Plant Easter gifts.

If you're like my sister, who received Easter plants from her kids and grandkids, you may be wondering what to do now that blooms have faded. Whether flowering shrubs, bulbs, or lilies, figure out their basic growing requirements - sun or shade, moist or dry soil. What, no gardening books? You have a great many sources - the Internet, as well as Q&A services through the Greater Philadelphia Gardens member organizations:


- to help you pick the best spot to plant. Carefully loosen roots after removing the plant from its pot. You'll know you've dug a deep enough hole when the soil surface of the plant is even with the surrounding ground.

Trim lavender and roses carefully and slowly over the next few weeks. Timing is everything in a garden. Take lavender. Although your plant may have looked dead a month ago, it's likely showing signs of waking up, with leaf color turning from gray to blue-green. Check any bare, woody stems for new clusters of leaves. Roses, too, tend to look dead just before buds start to swell. Inspect the whole plant before starting to trim back the stems (called canes) to live buds. Always use a sharpened pair of pruners.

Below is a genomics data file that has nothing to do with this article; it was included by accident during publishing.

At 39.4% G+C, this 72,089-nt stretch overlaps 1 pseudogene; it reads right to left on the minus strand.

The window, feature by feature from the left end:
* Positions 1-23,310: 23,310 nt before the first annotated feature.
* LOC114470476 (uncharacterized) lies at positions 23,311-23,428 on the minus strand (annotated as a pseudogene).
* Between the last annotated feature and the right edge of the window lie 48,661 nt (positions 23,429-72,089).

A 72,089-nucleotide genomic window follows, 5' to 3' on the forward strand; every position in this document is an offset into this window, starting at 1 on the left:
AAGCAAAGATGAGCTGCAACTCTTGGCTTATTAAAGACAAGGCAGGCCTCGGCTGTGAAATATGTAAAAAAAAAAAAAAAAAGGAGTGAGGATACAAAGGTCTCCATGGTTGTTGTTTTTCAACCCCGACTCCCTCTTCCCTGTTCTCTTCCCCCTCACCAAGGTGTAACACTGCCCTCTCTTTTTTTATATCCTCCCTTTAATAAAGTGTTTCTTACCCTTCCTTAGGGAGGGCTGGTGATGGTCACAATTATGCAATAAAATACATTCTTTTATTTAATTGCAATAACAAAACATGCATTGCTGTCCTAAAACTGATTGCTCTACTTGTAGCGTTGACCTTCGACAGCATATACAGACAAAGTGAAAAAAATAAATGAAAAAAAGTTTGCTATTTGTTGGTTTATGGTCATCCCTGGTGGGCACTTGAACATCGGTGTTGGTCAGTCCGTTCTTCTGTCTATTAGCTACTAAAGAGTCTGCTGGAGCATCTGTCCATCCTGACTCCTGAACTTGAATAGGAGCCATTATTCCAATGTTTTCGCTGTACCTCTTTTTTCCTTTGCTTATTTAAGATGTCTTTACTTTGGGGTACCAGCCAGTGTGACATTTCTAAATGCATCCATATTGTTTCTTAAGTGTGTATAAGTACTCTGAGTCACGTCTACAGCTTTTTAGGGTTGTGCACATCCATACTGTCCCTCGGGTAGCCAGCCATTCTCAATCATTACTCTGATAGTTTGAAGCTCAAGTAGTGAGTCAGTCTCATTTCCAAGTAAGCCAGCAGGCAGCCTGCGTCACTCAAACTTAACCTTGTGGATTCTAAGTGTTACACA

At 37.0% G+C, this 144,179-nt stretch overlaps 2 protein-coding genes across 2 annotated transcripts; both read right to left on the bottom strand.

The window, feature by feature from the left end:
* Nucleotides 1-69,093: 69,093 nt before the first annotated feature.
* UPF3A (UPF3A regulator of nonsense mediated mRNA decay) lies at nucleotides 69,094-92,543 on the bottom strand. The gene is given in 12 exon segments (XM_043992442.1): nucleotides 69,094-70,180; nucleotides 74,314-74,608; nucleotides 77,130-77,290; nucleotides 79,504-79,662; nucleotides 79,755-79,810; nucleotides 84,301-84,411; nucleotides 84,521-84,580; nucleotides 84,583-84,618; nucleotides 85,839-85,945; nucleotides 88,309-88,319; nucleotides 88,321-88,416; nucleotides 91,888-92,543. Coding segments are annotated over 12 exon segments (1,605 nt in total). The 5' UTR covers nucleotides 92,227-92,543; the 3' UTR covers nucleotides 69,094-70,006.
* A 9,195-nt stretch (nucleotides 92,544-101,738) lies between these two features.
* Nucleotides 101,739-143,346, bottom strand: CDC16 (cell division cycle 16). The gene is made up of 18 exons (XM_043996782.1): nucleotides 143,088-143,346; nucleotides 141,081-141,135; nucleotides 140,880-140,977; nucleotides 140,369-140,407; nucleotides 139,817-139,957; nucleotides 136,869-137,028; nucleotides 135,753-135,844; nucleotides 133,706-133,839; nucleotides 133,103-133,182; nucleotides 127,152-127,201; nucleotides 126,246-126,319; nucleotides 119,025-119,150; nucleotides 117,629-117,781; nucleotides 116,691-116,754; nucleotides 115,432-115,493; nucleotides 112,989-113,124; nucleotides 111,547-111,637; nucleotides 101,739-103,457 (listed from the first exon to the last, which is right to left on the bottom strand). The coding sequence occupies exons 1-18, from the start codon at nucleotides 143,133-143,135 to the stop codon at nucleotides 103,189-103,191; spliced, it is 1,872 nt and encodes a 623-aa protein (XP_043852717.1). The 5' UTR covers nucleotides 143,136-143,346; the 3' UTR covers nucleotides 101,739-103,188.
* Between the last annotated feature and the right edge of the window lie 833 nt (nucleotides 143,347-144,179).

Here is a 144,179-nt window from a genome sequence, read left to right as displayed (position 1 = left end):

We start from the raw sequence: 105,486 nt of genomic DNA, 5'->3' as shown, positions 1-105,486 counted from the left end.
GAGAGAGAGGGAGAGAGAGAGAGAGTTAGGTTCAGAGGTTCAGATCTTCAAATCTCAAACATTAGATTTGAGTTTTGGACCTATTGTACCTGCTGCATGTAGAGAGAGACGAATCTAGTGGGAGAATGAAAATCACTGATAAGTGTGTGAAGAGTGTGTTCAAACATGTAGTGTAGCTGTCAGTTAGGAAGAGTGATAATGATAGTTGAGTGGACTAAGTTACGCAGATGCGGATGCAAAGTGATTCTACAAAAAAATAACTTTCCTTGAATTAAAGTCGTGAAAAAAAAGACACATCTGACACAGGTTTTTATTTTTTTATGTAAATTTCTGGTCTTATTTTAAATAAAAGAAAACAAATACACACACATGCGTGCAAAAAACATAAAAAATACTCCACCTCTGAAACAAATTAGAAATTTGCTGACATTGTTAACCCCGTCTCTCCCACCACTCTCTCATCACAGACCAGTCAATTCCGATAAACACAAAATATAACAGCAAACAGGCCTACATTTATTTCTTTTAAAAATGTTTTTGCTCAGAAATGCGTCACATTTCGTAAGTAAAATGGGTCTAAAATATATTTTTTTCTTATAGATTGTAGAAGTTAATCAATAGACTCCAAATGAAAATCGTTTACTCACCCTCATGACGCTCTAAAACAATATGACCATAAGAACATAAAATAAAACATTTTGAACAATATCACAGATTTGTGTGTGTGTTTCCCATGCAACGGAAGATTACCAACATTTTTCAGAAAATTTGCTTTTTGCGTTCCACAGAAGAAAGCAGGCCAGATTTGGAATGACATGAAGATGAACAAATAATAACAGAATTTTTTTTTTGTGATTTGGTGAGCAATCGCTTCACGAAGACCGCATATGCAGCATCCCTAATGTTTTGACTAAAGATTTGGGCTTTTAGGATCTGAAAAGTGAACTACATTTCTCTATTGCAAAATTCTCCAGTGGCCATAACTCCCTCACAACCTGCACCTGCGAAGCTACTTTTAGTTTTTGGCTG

Try edible landscaping. Rather than growing vegetables and flowers in separate parts of the garden, I encourage you to create patches within your flower garden where you can plant edible crops. As long as you remember what you planted and where, you can rotate crops annually, moving them to a different patch to avoid perpetuating plant diseases. For more information about edible landscaping, look up Rosalind Creasy online. She's an authority on the subject who inspired me to try this way of gardening many years ago.